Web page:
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Oil-hardening Steel
Heat slowly and uniformly to 1,450 deg.F. and forge thorough...

Correction For Cold-junction Errors
The voltage generated by a thermo-couple of an electric pyrom...

Liberty Motor Connecting Rods
The requirements for materials for the Liberty motor connecti...

Non-shrinking Oil-hardening Steels
Certain steels have a very low rate of expansion and contract...

Silicon
SILICON is a very widespread element (symbol Si), being an es...

Annealing Method
Forgings which are too hard to machine are put in pots with ...

The Forging Of Steel
So much depends upon the forging of steel that this operation...

Heat Treatment Of Punches And Dies Shears Taps Etc
HEATING.--The degree to which tools of the above classes shou...

Take Time For Hardening
Uneven heating and poor quenching has caused loss of many ve...

William Kelly's Air-boiling Process
An account of Bessemer's address to the British Association w...

Manganese
Manganese adds considerably to the tensile strength of steel,...

Temperatures To Use
As soon as the temperature of the steel reaches 100 deg.C. (...

Annealing To Relieve Internal Stresses
Work quenched from a high temperature and not afterward tempe...

Gas Consumption For Carburizing
Although the advantages offered by the gas-fired furnace for ...

Chromium
Chromium when alloyed with steel, has the characteristic func...

Separating The Work From The Compound
During the pulling of the heat, the pots are dumped upon a ca...

Carburizing By Gas
The process of carburizing by gas, briefly mentioned on page ...

Plant For Forging Rifle Barrels
The forging of rifle barrels in large quantities and heat-tre...

The Effect
The heating at 1,600 deg.F. gives the first heat treatment w...

Annealing
ANNEALING can be done by heating to temperatures ranging from...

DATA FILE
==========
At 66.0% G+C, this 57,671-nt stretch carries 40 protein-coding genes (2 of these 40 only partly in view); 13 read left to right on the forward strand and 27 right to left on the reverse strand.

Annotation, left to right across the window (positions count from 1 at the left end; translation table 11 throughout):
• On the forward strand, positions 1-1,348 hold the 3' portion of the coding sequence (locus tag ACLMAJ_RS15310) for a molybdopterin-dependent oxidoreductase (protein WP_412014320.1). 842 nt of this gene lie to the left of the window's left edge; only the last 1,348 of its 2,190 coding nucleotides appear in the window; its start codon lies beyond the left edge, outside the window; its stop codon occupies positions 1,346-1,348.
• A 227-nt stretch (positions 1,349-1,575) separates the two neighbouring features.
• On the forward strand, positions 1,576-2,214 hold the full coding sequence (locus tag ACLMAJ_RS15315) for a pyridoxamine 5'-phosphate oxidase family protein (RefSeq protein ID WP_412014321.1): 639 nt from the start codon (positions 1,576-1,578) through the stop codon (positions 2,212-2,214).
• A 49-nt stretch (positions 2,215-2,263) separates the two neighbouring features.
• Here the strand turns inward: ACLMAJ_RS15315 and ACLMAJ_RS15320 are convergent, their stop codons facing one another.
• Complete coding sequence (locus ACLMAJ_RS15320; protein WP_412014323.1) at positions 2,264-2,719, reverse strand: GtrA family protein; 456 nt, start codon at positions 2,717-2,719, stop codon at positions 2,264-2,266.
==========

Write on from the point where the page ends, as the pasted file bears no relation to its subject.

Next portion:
Hardening






Category: ALLOYS AND THEIR EFFECT UPON STEEL

The forgings can be hardened by cooling in still air
or quenching in oil or water from a temperature between 1,650 and
1,750 deg.F.

The physical properties do not vary greatly when the carbon is
within the range of composition given, or when the steel is hardened
and tempered in air, oil, or water.

When used for valves the following specification of physical properties
have been used:

Yield point, pounds per square inch 70,000
Tensile strength, pounds per square inch 90,000
Elongation in 2 in., per cent 18
Reduction of area, per cent 50

The usual heat treatment is to quench in oil from 1,650 deg.F. and
temper or draw at 1,100 to 1,200 deg.F. One valve manufacturer stated
that valves of this steel are hardened by heating the previously
annealed valves to 1,650 deg.F. and cooling in still air. This treatment
gives a scleroscope hardness of about 50.

In addition to use in valves this steel should prove very satisfactory
for shafting for water-pumps and other automobile parts subject to
objectionable corrosion.

TABLE 2.--COMPARISON OF PHYSICAL PROPERTIES FOR HIGH-CHROMIUM
STEELS OF DIFFERENT CARBON CONTENT --------------------------------------------------------------------------
C 0.20 C 0.27 C 0.50
Mn 0.45 Mn 0.50
Cr 12.56 Cr 12.24 Cr 14.84
-----------------------------------------------------------------------
Quenched in oil from degrees Fahrenheit 1,600 1,600 1,650
Tempered at degrees Fahrenheit 1,160 1,080 1,100
Yield point, pounds per square inch 78,300 75,000 91,616
Tensile strength, pounds per square inch 104,600 104,250 123,648
Elongation in 2 in., per cent 25.0 23.5 14.5
Reduction of area, per cent 52.5 51.4 33.5
--------------------------------------------------------------------------

TABLE 3.--COMPARISON OF PHYSICAL PROPERTIES BETWEEN AIR, OIL AND
WATER-HARDENED STEEL HAVING CHEMICAL ANALYSIS IN
PERCENTAGE OF
-------------------------------------------------------------------------
Carbon 0.24
Manganese 0.30
Phosphorus 0.035
Sulphur 0.035
Chromium 12.85
Silicon 0.20

-------------------------------------------------------------------------
Hardened Elastic Tensile
Hardening from, Tempered limit, strength,ElongationReduction
medium degrees at, degrees per lb. lb. Per in 2 in. of area,
FahrenheitFahrenheit sq. in. sq. in. per cent per cent
-------------------------------------------------------------------
930 158,815 192,415 13.0 40.5
1,100 99,680 120,065 21.0 59.2
Air 1,650 1,300 70,785 101,250 26.0 64.6
1,380 66,080 98,335 28.0 63.6
1,470 70,785 96,990 27.0 64.7
-------------------------------------------------------------------
930 163,070 202,720 8.0 18.2
Oil 1,650 1,100 88,255 116,480 20.0 56.9
1,300 77,950 105,505 25.5 63.8
1,380 88,255 98,785 27.0 66.3
-------------------------------------------------------------------
930 158,815 202,050 12.0 34.2
Water 1,650 1,100 90,270 120,735 22.0 59.8
1,300 66,080 102,590 25.8 64.8
1,380 67,200 97,890 27.0 65.2
-------------------------------------------------------------------------

This steel can be drawn into wire, rolled into sheets and strips
and drawn into seamless tubes.





Next: Corrosion

Previous: Annealing



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